24 CFR § 100.600 - Quid pro quo and hostile environment harassment.
(a) General. Quid pro quo and hostile environment harassment because of race, color, religion, sex, familial status, national origin or handicap may violate sections 804, 805, 806 or 818 of the Act, depending on the conduct. The same conduct may violate one or more of these provisions.
(1) Quid pro quo harassment. Quid pro quo harassment refers to an unwelcome request or demand to engage in conduct where submission to the request or demand, either explicitly or implicitly, is made a condition related to: The sale, rental or availability of a dwelling; the terms, conditions, or privileges of the sale or rental, or the provision of services or facilities in connection therewith; or the availability, terms, or conditions of a residential real estate-related transaction. An unwelcome request or demand may constitute quid pro quo harassment even if a person acquiesces in the unwelcome request or demand.
(2) Hostile environment harassment. Hostile environment harassment refers to unwelcome conduct that is sufficiently severe or pervasive as to interfere with: The availability, sale, rental, or use or enjoyment of a dwelling; the terms, conditions, or privileges of the sale or rental, or the provision or enjoyment of services or facilities in connection therewith; or the availability, terms, or conditions of a residential real estate-related transaction. Hostile environment harassment does not require a change in the economic benefits, terms, or conditions of the dwelling or housing-related services or facilities, or of the residential real-estate transaction.
(i) Totality of the circumstances. Whether hostile environment harassment exists depends upon the totality of the circumstances.
(A) Factors to be considered to determine whether hostile environment harassment exists include, but are not limited to, the nature of the conduct, the context in which the incident(s) occurred, the severity, scope, frequency, duration, and location of the conduct, and the relationships of the persons involved.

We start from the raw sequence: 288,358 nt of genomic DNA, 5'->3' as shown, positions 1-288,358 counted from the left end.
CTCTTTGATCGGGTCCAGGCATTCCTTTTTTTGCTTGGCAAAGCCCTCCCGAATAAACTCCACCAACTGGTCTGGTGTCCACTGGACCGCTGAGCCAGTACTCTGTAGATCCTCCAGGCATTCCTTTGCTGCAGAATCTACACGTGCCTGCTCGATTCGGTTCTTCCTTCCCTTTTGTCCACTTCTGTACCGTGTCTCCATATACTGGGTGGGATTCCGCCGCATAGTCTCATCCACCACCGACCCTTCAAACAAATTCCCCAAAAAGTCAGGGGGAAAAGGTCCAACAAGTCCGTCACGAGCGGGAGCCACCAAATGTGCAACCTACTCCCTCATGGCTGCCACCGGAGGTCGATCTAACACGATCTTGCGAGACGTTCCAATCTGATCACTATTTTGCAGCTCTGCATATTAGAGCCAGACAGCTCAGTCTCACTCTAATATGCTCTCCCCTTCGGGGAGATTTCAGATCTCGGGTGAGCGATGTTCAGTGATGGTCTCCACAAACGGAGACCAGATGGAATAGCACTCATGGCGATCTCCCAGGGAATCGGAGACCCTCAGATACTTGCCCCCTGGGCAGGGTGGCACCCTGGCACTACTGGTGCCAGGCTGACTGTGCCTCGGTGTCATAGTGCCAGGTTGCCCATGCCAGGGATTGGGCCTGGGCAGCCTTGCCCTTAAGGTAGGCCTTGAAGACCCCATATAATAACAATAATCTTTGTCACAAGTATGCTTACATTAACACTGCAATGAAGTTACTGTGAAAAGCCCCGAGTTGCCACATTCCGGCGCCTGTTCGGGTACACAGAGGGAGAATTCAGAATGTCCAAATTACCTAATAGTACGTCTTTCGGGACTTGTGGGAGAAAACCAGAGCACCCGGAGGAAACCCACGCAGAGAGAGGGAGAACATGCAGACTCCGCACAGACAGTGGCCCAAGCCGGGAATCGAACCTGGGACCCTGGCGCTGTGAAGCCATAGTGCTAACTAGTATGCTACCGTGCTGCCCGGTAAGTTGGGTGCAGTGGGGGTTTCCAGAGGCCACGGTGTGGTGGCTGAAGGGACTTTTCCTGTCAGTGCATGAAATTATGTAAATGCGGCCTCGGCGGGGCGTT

(B) Neither psychological nor physical harm must be demonstrated to prove that a hostile environment exists. Evidence of psychological or physical harm may, however, be relevant in determining whether a hostile environment existed and, if so, the amount of damages to which an aggrieved person may be entitled.
(C) Whether unwelcome conduct is sufficiently severe or pervasive as to create a hostile environment is evaluated from the perspective of a reasonable person in the aggrieved person's position.
(ii) Title VII affirmative defense. The affirmative defense to an employer's vicarious liability for hostile environment harassment by a supervisor under Title VII of the Civil Rights Act of 1964 does not apply to cases brought pursuant to the Fair Housing Act.
(b) Type of conduct. Harassment can be written, verbal, or other conduct, and does not require physical contact.
(c) Number of incidents. A single incident of harassment because of race, color, religion, sex, familial status, national origin, or handicap may constitute a discriminatory housing practice, where the incident is sufficiently severe to create a hostile environment, or evidences a quid pro quo.